[cuda]
root = /usr/local/cuda" > ~/.theanorc
mkdir ~/.keras
echo '{
"image_dim_ordering": "th",
"epsilon": 1e-07,
"floatx": "float32",
"backend": "theano"
}' > ~/.keras/keras.json

17. Install OpenAI gym for reinforcement learning.

First, we set up Box2D-py, which is needed for environments such as LunarLander-v2.
cd ~/Downloads
git clone https://github.com/pybox2d/pybox2d.git
cd pybox2d
python setup.py build
python setup.py install
Next, we follow the instructions at https://github.com/openai/gym/ to install the package in full.
cd ~/Downloads
git clone https://github.com/openai/gym.git
sudo apt-get install -y python-numpy python-dev cmake zlib1g-dev libjpeg-dev xvfb libav-tools xorg-dev python-opengl libboost-all-dev libsdl2-dev swig
cd gym
pip install -e '.[all]'
pip install matplotlib  # useful for rendering plots

18. Install and configure Jupyter

pip install jupyter
jupyter notebook --generate-config
jupass=`python -c "from notebook.auth import passwd; print(passwd())"`
# Enter some password here. Doesn't have to be long. You'll use it to login into your jupyter notebooks.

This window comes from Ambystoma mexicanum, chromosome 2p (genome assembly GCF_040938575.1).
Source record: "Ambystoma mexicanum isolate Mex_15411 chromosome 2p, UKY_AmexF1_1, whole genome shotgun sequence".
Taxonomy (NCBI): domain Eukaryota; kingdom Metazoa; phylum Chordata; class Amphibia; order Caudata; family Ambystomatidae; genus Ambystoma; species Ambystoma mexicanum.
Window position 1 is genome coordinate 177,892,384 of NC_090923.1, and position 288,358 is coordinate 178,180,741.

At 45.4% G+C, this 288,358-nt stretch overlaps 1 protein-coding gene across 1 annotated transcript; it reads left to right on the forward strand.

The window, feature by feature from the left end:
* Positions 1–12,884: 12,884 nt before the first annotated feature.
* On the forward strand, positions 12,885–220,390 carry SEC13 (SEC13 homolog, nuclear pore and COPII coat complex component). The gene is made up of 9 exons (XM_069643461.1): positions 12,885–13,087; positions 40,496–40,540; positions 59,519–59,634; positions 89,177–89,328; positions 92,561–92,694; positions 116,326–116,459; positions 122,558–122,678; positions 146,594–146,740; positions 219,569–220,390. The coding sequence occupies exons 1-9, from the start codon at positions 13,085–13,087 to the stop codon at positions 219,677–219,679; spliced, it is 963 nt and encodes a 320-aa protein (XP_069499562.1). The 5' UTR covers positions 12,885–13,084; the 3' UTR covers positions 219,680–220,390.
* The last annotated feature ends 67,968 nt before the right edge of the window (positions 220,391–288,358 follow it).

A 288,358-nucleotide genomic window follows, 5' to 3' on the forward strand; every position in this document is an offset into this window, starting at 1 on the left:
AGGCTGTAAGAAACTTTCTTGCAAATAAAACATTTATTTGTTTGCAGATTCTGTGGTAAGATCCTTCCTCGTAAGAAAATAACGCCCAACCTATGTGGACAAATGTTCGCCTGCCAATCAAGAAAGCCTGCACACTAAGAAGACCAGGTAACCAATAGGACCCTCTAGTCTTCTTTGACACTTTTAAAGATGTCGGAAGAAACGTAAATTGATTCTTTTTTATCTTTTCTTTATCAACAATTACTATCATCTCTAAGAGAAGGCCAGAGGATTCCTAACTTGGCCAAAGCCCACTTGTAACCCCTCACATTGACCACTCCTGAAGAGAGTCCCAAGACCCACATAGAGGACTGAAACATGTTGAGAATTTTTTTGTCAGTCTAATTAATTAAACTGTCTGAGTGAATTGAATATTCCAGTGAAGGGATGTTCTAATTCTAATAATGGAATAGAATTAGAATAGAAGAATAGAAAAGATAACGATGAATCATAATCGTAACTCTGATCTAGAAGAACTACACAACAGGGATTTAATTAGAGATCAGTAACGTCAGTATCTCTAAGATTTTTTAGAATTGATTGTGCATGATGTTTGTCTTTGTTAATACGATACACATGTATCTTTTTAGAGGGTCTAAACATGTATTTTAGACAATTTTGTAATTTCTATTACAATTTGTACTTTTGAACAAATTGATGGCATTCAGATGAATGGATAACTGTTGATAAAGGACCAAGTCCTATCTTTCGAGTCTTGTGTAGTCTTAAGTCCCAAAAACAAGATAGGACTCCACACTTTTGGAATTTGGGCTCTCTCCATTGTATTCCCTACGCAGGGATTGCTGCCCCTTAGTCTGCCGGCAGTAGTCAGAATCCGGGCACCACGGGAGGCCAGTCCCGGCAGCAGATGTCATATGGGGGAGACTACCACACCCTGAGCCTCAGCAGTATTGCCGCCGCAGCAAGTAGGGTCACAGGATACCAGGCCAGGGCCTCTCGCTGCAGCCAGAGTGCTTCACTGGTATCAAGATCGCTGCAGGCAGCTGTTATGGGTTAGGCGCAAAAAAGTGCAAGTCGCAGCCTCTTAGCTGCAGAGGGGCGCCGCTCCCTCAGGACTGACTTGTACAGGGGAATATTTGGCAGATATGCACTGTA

echo "c.NotebookApp.password = u'"$jupass"'" >> $HOME/.jupyter/jupyter_notebook_config.py
echo "c.NotebookApp.ip = '*'
c.NotebookApp.open_browser = False" >> $HOME/.jupyter/jupyter_notebook_config.py

19. Add a security group to be able to hit port 8888 (where Jupyter will start up) on your remote machine (thanks to user “Min” on kenophob.io for some of these instructions).

# create security group 
aws ec2 create-security-group --group-name JupyterSecurityGroup --description "My Jupyter security group"

# add security group rules
aws ec2 authorize-security-group-ingress --group-name JupyterSecurityGroup --protocol tcp --port 8888 --cidr 0.0.0.0/0
aws ec2 authorize-security-group-ingress --group-name JupyterSecurityGroup --protocol tcp --port 22 --cidr 0.0.0.0/0
aws ec2 authorize-security-group-ingress --group-name JupyterSecurityGroup --protocol tcp --port 443 --cidr 0.0.0.0/0
# In your AWS management console, right click on your instance and do
Networking > Change Security Groups > Select JupyterSecurityGroup > Assign security groups

20. Test out a simple OpenAI program that does Q-Learning and verify video rendering works!

Create an account at https://gym.openai.com/. You'll get an API key after signing in and going to your profile. You'll need this API key below.

Start screen to ensure that accidentally losing your ssh connection does not kill your program. Inside the screen, start a fake X server and set up Jupyter.

screen -S "openai"
xvfb-run -a -s "-screen 0 1400x900x24 +extension RANDR" bash